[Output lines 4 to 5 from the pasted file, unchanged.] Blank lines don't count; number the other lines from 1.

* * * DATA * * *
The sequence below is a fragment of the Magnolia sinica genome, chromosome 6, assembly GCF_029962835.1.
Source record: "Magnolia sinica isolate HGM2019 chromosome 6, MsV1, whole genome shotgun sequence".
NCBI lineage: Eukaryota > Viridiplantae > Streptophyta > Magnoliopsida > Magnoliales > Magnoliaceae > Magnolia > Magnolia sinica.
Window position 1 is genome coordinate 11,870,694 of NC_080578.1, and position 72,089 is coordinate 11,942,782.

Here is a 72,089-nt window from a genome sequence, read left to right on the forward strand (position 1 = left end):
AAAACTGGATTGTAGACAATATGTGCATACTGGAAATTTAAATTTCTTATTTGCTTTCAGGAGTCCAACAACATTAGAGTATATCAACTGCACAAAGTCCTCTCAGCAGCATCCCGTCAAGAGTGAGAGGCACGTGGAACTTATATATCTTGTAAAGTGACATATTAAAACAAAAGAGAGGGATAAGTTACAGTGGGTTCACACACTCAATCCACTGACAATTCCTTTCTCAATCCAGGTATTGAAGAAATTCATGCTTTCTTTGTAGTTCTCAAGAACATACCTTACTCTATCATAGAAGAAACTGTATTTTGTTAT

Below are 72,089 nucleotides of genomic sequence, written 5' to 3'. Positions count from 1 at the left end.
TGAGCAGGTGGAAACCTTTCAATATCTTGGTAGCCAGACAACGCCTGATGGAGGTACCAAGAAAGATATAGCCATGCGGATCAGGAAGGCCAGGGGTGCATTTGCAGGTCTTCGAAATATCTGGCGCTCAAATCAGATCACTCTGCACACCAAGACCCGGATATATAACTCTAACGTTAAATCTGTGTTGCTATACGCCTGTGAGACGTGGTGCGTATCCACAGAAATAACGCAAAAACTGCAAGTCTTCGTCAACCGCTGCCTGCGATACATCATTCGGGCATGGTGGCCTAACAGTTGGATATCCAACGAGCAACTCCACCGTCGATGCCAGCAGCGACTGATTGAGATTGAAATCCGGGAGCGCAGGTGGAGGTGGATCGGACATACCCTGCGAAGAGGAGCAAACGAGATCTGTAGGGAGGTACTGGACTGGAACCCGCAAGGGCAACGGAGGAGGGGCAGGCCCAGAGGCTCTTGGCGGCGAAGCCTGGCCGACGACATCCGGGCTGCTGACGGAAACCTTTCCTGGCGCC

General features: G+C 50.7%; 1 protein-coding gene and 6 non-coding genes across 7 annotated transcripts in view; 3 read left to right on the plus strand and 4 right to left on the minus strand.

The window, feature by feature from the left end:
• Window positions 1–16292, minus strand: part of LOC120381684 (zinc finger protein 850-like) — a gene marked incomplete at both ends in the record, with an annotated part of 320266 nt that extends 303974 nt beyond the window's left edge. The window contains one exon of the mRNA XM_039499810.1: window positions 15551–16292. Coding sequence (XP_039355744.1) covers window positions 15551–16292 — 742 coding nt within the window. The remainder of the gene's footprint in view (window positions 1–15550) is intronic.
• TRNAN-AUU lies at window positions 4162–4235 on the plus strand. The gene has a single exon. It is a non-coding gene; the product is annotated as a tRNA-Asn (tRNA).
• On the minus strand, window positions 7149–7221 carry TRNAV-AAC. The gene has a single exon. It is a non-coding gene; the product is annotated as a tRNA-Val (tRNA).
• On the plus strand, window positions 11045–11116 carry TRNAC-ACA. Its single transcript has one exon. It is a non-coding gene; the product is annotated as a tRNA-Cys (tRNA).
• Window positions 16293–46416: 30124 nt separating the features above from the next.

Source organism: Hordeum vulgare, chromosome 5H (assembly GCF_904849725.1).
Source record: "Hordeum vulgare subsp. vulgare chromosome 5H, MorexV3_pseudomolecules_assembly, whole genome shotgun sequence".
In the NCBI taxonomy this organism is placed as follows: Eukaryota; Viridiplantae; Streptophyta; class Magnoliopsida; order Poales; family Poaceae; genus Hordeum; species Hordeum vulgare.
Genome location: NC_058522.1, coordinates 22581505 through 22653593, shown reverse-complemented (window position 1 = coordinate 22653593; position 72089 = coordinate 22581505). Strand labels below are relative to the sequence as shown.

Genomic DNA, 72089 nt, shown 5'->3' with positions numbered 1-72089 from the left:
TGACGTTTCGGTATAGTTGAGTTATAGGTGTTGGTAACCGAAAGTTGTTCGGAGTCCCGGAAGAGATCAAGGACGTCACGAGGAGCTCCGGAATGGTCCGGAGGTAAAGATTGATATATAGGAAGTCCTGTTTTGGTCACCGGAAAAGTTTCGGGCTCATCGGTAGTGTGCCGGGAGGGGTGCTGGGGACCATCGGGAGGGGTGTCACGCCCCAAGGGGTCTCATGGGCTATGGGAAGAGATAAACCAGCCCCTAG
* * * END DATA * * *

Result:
Window position 1 is genome coordinate 11,870,694 of NC_080578.1, and position 72,089 is coordinate 11,942,782.

Here is a 72,089-nt window from a genome sequence, read left to right on the forward strand (position 1 = left end):